. I will give each of my students a dry erase paddle and marker and we will go over the rules in using them. Then it's time to introduce the poem on the smartboard. 
I will start by just showing the title and allow students to make predictions just on those words. 
Then I will display a couple of lines at a time. Some of the words will be covered up. Students will use context clues to help them figure out what the missing word might be. They will write their word on their paddle and hold it up.  We will practice inserting the words they write on their paddles to see if they make sense in the poem. I will teach them how to CROSS CHECK words. We ask: Does it look right, sound right and make sense?  I will uncover the word and then go to the next couple of lines. Students love playing "Guess the Missing Word".
This poem is actually found in my graphing set. Later in the week, we will reread this poem for fluency practice and then graph what is found in our own desks. 

Students will get the poem to glue into their poetry journals tomorrow when we practice rereading it. 
Now it's time to clean and organize our desks so they don't end up looking like the one in the poem. 
We go over desk responsibilities and I show them a desk map. They follow the map to organize their desks. We talk about how keeping a neat desk will help them be a responsible and productive student. 

Next I will give each student a writing folder. It has been set up for them with some ready to go pages  in the front that we will fill out as we go through the year and some lined paper to write or glue notes on. We will talk about how writing is just like talking without speaking. I KNOW my kids always have lots to say and's where they get to do it. 
To help give my writers topics to share about in their writing, we will all fill out this About the Author page which will become a list of writing suggestions. When my writer's say, I don't know what to write about, I can direct them to this page. They can write about a favorite place or person, sad or happy time.  No excuses! Having them complete this page will also give me valuable information about my kids. What is important to them needs to become important to me.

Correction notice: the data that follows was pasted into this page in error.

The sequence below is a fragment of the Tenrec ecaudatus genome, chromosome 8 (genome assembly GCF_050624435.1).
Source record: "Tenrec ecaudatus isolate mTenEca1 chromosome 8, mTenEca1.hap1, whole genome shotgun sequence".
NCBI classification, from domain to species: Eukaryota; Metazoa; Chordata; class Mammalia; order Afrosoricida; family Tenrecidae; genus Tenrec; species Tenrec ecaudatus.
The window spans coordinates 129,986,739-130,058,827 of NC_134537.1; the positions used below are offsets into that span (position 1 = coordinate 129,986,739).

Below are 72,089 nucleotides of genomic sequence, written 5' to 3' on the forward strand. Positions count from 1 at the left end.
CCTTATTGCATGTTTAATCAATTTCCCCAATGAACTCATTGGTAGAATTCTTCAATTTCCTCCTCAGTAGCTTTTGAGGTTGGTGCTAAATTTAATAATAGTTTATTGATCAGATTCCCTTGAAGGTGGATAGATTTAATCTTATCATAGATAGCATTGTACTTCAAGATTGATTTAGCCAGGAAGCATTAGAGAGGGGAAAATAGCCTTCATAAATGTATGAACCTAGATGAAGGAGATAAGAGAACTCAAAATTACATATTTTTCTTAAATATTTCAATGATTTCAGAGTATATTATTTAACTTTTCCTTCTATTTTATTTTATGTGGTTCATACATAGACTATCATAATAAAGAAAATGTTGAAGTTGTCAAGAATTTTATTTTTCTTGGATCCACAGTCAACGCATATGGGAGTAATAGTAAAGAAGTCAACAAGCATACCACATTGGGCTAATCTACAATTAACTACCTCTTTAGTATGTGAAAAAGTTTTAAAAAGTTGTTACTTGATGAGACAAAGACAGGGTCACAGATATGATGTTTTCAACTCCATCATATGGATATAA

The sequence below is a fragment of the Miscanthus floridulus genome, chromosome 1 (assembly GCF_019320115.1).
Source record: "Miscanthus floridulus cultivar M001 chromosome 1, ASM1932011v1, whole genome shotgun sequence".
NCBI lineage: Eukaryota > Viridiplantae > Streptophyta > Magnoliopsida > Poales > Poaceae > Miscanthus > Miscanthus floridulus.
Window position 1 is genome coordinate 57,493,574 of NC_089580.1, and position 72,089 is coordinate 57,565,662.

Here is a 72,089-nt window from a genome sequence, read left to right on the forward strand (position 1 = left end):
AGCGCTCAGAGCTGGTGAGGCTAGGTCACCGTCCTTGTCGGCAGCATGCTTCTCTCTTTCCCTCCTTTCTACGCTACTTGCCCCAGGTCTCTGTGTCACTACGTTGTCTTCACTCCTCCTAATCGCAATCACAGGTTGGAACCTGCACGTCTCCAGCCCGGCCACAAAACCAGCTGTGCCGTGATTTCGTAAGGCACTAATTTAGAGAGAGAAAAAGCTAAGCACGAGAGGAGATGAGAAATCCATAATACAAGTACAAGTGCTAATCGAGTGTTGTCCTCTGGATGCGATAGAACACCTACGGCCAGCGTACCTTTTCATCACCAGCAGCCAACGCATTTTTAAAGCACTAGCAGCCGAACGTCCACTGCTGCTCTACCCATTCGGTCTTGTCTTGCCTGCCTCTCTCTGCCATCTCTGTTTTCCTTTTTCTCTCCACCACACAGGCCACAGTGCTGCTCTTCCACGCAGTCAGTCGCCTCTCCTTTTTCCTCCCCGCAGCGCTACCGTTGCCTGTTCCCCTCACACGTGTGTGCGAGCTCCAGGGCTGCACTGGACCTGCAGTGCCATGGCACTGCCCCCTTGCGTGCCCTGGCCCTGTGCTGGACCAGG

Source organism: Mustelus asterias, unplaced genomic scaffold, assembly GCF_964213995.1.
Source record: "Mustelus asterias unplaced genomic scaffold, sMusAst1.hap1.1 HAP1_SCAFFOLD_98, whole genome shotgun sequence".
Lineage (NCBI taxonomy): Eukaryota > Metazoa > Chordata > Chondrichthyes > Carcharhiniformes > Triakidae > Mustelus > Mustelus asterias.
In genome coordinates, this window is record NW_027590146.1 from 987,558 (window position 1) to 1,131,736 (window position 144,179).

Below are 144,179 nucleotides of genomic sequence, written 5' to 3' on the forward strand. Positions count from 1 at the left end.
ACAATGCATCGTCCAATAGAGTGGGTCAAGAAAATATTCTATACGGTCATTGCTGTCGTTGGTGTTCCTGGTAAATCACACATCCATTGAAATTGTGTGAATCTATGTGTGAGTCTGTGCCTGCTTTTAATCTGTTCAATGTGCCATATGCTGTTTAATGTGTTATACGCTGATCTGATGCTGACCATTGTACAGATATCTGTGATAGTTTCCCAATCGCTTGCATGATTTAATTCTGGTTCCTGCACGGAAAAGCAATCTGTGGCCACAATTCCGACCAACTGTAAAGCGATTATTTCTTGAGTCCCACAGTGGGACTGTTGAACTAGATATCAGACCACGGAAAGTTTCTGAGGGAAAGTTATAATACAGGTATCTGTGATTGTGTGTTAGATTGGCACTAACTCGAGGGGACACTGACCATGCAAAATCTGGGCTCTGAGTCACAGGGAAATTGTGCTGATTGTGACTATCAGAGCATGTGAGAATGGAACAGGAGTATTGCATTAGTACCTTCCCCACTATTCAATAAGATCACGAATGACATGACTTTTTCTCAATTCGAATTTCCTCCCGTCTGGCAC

I have to be able to relate to my students if I am to reach them. 

We will share some of our ideas and then we get to reading on in our book, Stuart Goes to School. 
Before reading Chapter 2, I will reread the last paragraph in chapter one and show them some items from our story souvenir suitcase that relate to something that will happen next. Students will make predictions. 

After reading we will place some "pizzazzy words" from this book onto our word wall. 
Words like "anxious" "glum" and "cheerful" describe how Stuart was feeling in this story.
These are the types of words I like to put on our chart. They are synonyms for simple words we use everyday and will go a long way in expanding students' writing and speaking vocabularies. 

After the read aloud it will be time for a lunch and recess break. 
Afternoon is spent on social studies and math. 
We will work on our unit about citizenship. Next week we will move to learning about government, but we start with a look at our school community and what it means to be a good classroom citizen. 
We will talk about what it would be like if there were no rules at school. 
This poem has lots of examples of why we need rules in schools. 
I'll reinforce the word "consequence" that was introduced in day one and we will model this word using a gesture. 
Then I'll have my students work on pulling out causes and effects from this poem and writing them on a flow chart.